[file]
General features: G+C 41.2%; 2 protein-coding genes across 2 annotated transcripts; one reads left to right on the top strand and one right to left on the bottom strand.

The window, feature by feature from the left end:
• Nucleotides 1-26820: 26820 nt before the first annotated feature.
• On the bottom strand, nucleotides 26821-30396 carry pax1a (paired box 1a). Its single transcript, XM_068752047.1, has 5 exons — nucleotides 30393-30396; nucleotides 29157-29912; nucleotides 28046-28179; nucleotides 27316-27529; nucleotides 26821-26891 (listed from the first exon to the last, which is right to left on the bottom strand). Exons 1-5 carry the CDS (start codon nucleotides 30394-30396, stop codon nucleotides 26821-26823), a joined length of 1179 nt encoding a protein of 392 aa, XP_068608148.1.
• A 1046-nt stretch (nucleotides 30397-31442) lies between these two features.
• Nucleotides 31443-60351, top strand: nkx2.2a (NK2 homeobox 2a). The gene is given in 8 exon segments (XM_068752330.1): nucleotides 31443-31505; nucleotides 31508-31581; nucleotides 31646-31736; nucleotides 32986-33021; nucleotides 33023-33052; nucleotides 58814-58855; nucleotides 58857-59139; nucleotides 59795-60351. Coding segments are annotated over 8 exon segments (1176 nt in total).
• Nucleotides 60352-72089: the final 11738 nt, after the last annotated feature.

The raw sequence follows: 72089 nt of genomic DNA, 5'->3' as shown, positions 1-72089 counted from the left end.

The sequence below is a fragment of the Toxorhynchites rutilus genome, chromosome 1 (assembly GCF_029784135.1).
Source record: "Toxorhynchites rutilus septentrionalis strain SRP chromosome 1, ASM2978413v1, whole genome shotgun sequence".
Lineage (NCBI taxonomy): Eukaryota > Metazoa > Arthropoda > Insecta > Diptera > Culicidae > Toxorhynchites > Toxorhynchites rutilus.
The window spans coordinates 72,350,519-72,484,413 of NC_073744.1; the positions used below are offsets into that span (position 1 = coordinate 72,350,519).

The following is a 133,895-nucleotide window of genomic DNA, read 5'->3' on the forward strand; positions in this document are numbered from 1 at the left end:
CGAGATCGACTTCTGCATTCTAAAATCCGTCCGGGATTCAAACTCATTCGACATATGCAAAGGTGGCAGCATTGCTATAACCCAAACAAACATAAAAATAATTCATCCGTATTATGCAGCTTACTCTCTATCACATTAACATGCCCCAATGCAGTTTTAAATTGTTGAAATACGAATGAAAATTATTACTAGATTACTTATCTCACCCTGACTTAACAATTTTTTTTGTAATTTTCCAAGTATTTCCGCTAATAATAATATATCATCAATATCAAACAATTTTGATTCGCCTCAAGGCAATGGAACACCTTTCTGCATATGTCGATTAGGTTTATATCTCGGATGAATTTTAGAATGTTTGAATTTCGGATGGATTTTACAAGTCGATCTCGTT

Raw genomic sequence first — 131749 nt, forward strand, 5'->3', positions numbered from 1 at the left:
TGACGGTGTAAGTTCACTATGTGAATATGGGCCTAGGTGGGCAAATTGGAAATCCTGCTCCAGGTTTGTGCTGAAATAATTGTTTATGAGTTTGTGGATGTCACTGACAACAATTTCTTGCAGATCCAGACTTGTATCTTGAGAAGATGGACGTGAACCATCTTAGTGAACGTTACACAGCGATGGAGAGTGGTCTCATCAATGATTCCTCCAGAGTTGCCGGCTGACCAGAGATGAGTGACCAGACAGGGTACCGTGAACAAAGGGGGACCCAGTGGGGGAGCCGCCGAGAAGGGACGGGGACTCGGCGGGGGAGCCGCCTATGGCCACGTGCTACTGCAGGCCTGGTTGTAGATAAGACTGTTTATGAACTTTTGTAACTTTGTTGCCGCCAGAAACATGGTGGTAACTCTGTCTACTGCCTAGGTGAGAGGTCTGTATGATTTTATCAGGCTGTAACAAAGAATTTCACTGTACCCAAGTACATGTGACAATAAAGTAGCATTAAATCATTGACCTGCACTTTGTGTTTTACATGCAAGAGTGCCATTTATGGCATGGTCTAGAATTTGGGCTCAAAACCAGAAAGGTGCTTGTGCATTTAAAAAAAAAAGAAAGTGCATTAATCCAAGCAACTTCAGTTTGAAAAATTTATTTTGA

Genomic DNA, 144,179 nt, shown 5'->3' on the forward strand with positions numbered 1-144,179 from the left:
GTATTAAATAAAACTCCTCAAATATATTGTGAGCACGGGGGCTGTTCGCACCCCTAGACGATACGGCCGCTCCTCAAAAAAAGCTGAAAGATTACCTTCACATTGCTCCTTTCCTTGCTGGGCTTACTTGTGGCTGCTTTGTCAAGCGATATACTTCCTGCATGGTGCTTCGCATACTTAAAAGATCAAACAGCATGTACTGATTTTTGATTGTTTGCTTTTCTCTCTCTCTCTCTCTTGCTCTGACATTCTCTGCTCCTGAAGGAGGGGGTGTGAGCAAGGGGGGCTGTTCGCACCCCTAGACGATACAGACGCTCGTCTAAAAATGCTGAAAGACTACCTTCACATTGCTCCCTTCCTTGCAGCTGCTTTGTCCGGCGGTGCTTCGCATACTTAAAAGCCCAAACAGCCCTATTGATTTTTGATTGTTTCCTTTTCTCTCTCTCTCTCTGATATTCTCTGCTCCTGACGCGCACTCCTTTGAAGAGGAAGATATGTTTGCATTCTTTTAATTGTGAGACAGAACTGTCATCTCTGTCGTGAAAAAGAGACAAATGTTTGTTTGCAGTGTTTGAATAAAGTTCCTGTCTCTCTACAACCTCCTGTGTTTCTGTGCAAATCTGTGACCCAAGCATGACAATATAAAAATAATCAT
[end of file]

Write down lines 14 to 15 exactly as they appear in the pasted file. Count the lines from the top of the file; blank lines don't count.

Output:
CGAGATCGACTTCTGCATTCTAAAATCCGTCCGGGATTCAAACTCATTCGACATATGCAAAGGTGGCAGCATTGCTATAACCCAAACAAACATAAAAATAATTCATCCGTATTATGCAGCTTACTCTCTATCACATTAACATGCCCCAATGCAGTTTTAAATTGTTGAAATACGAATGAAAATTATTACTAGATTACTTATCTCACCCTGACTTAACAATTTTTTTTGTAATTTTCCAAGTATTTCCGCTAATAATAATATATCATCAATATCAAACAATTTTGATTCGCCTCAAGGCAATGGAACACCTTTCTGCATATGTCGATTAGGTTTATATCTCGGATGAATTTTAGAATGTTTGAATTTCGGATGGATTTTACAAGTCGATCTCGTT

Raw genomic sequence first — 131749 nt, forward strand, 5'->3', positions numbered from 1 at the left: